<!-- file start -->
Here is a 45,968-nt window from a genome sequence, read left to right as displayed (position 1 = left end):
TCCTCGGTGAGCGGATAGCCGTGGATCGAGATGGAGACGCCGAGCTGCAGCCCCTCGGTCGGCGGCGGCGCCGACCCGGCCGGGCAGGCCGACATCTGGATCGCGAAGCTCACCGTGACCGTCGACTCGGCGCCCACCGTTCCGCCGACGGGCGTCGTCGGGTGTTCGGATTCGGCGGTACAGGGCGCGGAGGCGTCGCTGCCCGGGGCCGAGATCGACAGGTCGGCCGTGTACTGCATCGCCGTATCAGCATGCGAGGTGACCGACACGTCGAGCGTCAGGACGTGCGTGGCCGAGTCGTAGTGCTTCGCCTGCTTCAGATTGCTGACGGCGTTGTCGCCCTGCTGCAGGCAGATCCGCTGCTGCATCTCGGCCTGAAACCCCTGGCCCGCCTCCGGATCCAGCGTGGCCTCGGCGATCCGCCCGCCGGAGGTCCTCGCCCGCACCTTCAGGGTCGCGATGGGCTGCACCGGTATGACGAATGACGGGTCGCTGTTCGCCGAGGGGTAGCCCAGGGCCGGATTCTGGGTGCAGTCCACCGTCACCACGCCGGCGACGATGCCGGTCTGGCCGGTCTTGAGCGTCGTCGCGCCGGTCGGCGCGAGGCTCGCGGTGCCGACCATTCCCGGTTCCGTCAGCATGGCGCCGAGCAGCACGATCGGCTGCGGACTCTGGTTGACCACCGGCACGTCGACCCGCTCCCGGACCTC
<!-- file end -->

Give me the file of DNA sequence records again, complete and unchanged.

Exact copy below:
Here is a 45,968-nt window from a genome sequence, read left to right as displayed (position 1 = left end):
TCCTCGGTGAGCGGATAGCCGTGGATCGAGATGGAGACGCCGAGCTGCAGCCCCTCGGTCGGCGGCGGCGCCGACCCGGCCGGGCAGGCCGACATCTGGATCGCGAAGCTCACCGTGACCGTCGACTCGGCGCCCACCGTTCCGCCGACGGGCGTCGTCGGGTGTTCGGATTCGGCGGTACAGGGCGCGGAGGCGTCGCTGCCCGGGGCCGAGATCGACAGGTCGGCCGTGTACTGCATCGCCGTATCAGCATGCGAGGTGACCGACACGTCGAGCGTCAGGACGTGCGTGGCCGAGTCGTAGTGCTTCGCCTGCTTCAGATTGCTGACGGCGTTGTCGCCCTGCTGCAGGCAGATCCGCTGCTGCATCTCGGCCTGAAACCCCTGGCCCGCCTCCGGATCCAGCGTGGCCTCGGCGATCCGCCCGCCGGAGGTCCTCGCCCGCACCTTCAGGGTCGCGATGGGCTGCACCGGTATGACGAATGACGGGTCGCTGTTCGCCGAGGGGTAGCCCAGGGCCGGATTCTGGGTGCAGTCCACCGTCACCACGCCGGCGACGATGCCGGTCTGGCCGGTCTTGAGCGTCGTCGCGCCGGTCGGCGCGAGGCTCGCGGTGCCGACCATTCCCGGTTCCGTCAGCATGGCGCCGAGCAGCACGATCGGCTGCGGACTCTGGTTGACCACCGGCACGTCGACCCGCTCCCGGACCTC